Thursday Book: A singular black female

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The Independent Culture
REMEMBERED RAPTURE:

THE WRITER AT WORK

BY BELL HOOKS, THE WOMEN'S PRESS, pounds 8.99

IN THIS exhilarating collection of essays, written over 20 years, the black American feminist writer, critic and academic, bell hooks examines the hows, whys and whos of writing. She delves into the ways that class, race and gender affect writing, reading and publication. She describes the link between her writing and her spiritual practice, and tackles the difficulty of reconciling the public nature of intellectual work, inside and outside the university system, with "that space of writing that is always intimate, private, solitary". She celebrates the women writers whose work has touched her life. And she confronts the critics who have accused her of writing too much (this is her 17th book), on too broad a range of subjects.

One of hooks's bugbears is the way publishers and reviewers tend to pigeonhole writers by one aspect of their identity. She's against lazy definitions, not against the attempt to define per se. Asserting the contributions that race, class, gender, politics, sexuality and so on make to an author's work, she writes that "I am a writer who is black and female. These aspects of my identity strengthen my creative gifts... By fully embracing all the markers that situate and locate me, I know who I am."

One reason why hooks's identity-markers strengthen her gifts is that few non-fiction authors have grown from the same earth. Her work is different, refreshing, and relevant. She challenges the publishing industry's assumption that writing by white women is of general interest, whereas work by black women will sell only to black women.

She also highlights why the craft and act of writing is so important to her. If you grow up surrounded by intelligent people who have not had the chance to attain literacy, reading and writing skills assume the highest value: "They never let me forget that I was blessed... To read and write was to partake of a sacrament".

This explains, in part, why she champions confessional writing: a genre devalued both by the chat-show epidemic, which reduces confession to a symbiotic relationship between exhibitionism and prurience, and by the New Ageism that proclaims all "therapeutic" writing good, irrespective of how well it is crafted. In the essay "telling all: the politics of confession", she criticises Kathryn Harrison's tale of father-adult daughter incest, The Kiss, for its narcissism and racial undertones. She also points out that, had Harrison been more influenced by feminism, "her dangerous liaison might never have taken place". For hooks, well-written confessional writing requires rigorous honesty and technical adeptness. The writer must understand "the critical difference between confession as an act of displacement and confession as the beginning stage in a process of self-transformation".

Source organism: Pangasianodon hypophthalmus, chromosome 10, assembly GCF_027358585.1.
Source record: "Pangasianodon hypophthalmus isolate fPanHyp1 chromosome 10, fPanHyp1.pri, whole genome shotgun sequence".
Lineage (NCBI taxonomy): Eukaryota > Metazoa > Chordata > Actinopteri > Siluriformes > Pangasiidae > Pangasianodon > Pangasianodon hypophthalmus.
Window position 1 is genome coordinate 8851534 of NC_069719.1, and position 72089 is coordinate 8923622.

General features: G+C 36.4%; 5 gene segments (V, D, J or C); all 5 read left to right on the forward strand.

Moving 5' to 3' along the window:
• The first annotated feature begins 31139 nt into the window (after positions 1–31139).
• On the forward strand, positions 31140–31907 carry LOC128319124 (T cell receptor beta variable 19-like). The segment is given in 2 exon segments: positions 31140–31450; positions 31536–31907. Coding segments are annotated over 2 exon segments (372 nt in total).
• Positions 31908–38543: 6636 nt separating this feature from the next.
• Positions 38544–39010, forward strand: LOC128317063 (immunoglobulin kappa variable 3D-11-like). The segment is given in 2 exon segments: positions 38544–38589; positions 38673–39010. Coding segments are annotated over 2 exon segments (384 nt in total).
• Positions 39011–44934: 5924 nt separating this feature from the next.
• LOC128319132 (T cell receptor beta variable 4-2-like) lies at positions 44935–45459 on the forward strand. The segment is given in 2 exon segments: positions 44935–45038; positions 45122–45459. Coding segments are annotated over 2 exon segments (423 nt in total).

Confessional writing should evolve and evoke its author's identity as writer and human being. It should also inform. In "from public to private: writing bone black" (Bone Black being hooks's dreamlike, painful and unsensational memoir of a misfit black girlhood), she describes how she started that book as "a psychoanalytic effort to understand the past", but published it to address "the paucity of information about black girlhood".

Elsewhere, hooks details her Christian upbringing, her studies of Islam, Buddhism and Hinduism - and her ambitious, rational and distinctly unfashionable aim of integrating her spiritual with her intellectual life. She also explains her pen name. Bell Hooks was her great-grandmother, and she took her name to "serve as a constant reminder that I was not my ideas, that they did not represent the voice of a fixed identity". It sounds kooky, out of context, but is a liberating and direct connection to the heritage of which hooks is proud, but not uncritical.

On the other hand, it seems weird to find someone who writes so much and so effectively in the first person, and who incorporates a wealth of autobiographical material in her work, using a pseudonym. But, if I am not my ideas, then I guess it follows that I am also not my story.

Accessible, lucid and down-to-earth - even when dealing with spiritual practice - these essays breathe a vivifying intelligence, and a willingness to engage inclusively with readers and writing. The essays on Toni Morrison, Ann Petry, Zora Neale Hurston, Lorraine Hansberry, Toni Cade Bambara and Emily Dickinson are celebratory but never hagiographic; those on the politics of writing and publication astute, worldly-wise, and full of critical observations that strip bare covert intellectual hypocrisy, racism and sexism. Criticisms? A repetitiveness which hooks acknowledges, and claims to be inevitable. And it would have been helpful to know the date of each piece, so as to trace over time the development of her thoughts. Overall, however, this is a fabulous collection.

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